Gay men are not the only ones feeling the pressure. Lesbians reported feeling pressure to lead a very philanthropic life taking care of animals, shopping exclusively at organic stores and eating a specific diet.
Auten’s advice? Remember that fabulous is self-defined and the colors of the pride flag are all about inclusion and unity as a community. “We don’t want financial barriers to be the reason we separate as a community,” he said. Auten recommends individuals determine what makes them happy long-term and use those things to determine your financial goals.
Planning for the Future
In a recent study, Mass Mutual found upwards of 60 percent of the LGBTQ community worry about money on a weekly basis. Auten says he can’t help but wonder how that financial stress affects the LGBTQ community mentally, in terms of their relationships and their self-worth.
One particular area of concern for the LGBTQ is related to their retirement savings. Not only do LGBTQ members typically earn less than their straight peers in their career, but not all assisted living or retirement facilities allow LGBTQ persons on their campus, forcing many to go back into the closet.
By 2030 it’s predicted there will be roughly 7 million people identifying as LGBTQ who are over the age of 50.
The LGBTQ community “definitely faces some challenges in retirement,” Rae says. “Many don’t have children who can help care for them as they get older. Some are also disconnected from their families and cannot count on support from siblings or other relatives.”
Another challenge for LGBTQ members when it comes to retirement is a lack of savings. Because of the AIDS epidemic, many gay men didn’t expect to live past the age of 40, and spent their money accordingly, Schneider said.
LGBTQ Tips for Success
While the financial industry has begun to recognize the unique challenges members of the LGBTQ community face, there’s still a lot of room for improvement. In the interim, the Twitter chat panel of experts recommends the following:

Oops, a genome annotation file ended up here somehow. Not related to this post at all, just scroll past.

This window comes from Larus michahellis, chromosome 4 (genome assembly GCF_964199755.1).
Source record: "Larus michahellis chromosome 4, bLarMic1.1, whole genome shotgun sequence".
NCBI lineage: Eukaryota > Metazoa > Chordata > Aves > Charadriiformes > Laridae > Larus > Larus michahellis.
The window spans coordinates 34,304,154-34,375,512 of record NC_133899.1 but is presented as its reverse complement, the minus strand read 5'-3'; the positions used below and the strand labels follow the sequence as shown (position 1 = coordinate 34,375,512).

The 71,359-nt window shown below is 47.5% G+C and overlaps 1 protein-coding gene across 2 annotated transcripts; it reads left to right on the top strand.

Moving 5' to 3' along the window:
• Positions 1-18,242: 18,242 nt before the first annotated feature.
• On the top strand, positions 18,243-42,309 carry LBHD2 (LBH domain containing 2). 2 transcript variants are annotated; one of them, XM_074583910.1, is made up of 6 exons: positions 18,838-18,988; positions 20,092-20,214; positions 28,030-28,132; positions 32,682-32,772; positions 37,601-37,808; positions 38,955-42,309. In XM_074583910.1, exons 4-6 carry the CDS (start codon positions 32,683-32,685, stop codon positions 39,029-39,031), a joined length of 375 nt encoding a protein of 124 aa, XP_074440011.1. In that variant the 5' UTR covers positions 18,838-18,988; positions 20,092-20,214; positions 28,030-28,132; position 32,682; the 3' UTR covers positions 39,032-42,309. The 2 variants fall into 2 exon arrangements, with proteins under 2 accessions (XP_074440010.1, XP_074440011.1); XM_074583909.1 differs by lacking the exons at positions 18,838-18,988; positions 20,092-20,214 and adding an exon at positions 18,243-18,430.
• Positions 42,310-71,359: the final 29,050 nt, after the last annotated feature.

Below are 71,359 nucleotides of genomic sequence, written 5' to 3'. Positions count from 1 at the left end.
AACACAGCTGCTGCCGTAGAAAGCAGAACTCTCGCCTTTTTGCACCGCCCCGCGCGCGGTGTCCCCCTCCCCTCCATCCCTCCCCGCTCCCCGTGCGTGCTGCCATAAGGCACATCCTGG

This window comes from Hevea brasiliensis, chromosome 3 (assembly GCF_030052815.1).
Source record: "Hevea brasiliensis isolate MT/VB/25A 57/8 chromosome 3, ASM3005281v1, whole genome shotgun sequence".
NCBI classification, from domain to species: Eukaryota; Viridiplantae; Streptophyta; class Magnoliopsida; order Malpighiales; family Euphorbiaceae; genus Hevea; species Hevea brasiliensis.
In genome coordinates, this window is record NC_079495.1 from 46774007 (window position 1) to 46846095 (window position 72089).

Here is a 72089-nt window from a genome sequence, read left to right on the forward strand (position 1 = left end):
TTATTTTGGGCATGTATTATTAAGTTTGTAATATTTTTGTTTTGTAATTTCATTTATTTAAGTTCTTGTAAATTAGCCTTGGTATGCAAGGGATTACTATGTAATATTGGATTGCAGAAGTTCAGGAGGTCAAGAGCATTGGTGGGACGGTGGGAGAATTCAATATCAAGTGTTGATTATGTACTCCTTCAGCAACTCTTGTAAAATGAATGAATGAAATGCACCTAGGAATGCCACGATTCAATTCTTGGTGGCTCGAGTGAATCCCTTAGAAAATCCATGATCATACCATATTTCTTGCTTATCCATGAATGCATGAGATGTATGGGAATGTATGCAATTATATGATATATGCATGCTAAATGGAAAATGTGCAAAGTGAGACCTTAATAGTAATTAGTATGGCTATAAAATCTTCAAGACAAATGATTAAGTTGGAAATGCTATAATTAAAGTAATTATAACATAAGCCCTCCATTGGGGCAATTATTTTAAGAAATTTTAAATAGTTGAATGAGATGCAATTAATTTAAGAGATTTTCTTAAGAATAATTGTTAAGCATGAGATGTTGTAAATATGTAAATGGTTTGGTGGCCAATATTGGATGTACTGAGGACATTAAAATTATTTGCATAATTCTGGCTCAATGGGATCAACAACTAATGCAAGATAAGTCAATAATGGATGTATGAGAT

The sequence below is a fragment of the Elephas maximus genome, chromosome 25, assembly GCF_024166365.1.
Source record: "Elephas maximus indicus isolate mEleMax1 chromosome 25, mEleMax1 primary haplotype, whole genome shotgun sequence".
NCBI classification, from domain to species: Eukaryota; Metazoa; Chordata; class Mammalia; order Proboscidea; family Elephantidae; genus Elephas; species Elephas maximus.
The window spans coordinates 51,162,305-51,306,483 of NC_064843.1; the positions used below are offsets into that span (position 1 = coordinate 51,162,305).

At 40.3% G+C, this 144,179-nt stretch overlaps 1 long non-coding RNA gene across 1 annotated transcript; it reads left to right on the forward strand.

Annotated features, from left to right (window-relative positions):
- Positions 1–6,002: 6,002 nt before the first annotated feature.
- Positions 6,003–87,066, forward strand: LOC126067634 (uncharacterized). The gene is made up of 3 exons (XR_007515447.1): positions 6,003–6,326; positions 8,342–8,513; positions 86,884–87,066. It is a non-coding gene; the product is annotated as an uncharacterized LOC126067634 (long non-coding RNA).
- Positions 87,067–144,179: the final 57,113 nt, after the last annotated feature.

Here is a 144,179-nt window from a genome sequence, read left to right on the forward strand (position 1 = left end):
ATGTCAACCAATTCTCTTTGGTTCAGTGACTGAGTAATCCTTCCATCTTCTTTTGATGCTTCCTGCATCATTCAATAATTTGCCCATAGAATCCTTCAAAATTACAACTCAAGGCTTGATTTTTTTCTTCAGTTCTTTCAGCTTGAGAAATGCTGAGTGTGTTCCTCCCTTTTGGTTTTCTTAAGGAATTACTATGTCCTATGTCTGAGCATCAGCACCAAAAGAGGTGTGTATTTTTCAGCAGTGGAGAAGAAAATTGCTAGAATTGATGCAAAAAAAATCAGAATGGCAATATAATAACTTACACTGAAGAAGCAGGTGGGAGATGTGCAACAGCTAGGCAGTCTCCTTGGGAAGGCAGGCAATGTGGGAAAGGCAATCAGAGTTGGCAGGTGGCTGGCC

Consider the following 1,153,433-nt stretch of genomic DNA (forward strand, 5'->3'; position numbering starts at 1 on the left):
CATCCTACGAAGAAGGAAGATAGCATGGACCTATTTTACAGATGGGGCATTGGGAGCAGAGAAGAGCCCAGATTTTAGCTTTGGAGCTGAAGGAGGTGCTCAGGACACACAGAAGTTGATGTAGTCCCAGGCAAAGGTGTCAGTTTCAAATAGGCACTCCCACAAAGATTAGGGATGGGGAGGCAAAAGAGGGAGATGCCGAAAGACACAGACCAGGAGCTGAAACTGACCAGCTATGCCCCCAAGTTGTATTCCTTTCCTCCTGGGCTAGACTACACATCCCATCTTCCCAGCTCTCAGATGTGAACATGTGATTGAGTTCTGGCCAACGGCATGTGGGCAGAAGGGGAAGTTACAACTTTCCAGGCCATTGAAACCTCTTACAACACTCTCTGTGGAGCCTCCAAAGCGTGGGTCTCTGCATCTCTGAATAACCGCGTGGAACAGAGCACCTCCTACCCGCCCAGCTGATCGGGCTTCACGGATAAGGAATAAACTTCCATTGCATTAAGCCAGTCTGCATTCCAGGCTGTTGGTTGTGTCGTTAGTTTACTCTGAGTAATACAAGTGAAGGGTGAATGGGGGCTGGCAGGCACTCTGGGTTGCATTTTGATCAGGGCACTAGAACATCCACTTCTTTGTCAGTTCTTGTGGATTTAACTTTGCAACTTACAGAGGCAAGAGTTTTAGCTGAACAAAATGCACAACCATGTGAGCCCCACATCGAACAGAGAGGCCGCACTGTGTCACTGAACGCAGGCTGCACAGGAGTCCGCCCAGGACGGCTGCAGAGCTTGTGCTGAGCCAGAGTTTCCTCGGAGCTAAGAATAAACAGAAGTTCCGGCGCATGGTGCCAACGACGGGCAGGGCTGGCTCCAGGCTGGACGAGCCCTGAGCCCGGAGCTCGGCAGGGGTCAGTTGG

- Estate Planning. Find someone who specializes in helping LGBTQ members and be honest about your sexuality and/or gender identity so that you can ensure that when you die, your finances are allocated how you want them to. “Be as out about your finances as you are about your sexuality and it will serve you well,” Schneider said.
- Become money conscious. Create a monthly budget and stick to it. No one ever gets rich spending more than they make. Yet we spend unconsciously frequently. “If you knew you were spending $4,500 a year at Starbucks, you’d probably be more motivated to make a change,” Auten said.
- Talk to HR. Don’t be afraid to speak with your Human Resources rep at your office if you believe you are being discriminated against. “Ever since I came out and started working, I pledged to myself that I wouldn’t let [my sexuality] be a reason why I can be held back,” Auten said.
- Talk to your partner about money. The Debt Free Guys have some advice on how to start that conversation.
- Make small changes in your daily life to form new, fiscally-responsible habits. For example, if you have a partner or friend that also wants to improve their finances, be each other’s accountability partner. Other ideas: Challenge yourself to pay for dinner in cash or consider keeping a journal to document how you are feeling when you spend money.
- Check your 401(k) annually if not quarterly. For many LGBTQ members, their largest source of retirement money comes from employer-sponsored plans or Social Security.
- Save more than your straight peers. Due to discrimination in the workplace, it typically takes LGBTQ members longer to find a job than their straight peers. If you lose your job, you’ll need more in your emergency savings to get by. Additionally, when it comes to retirement, only a handful of communities accept LGBTQ persons. If you don’t want to end up back in the closet, make sure you have enough saved that you can support yourself in the future.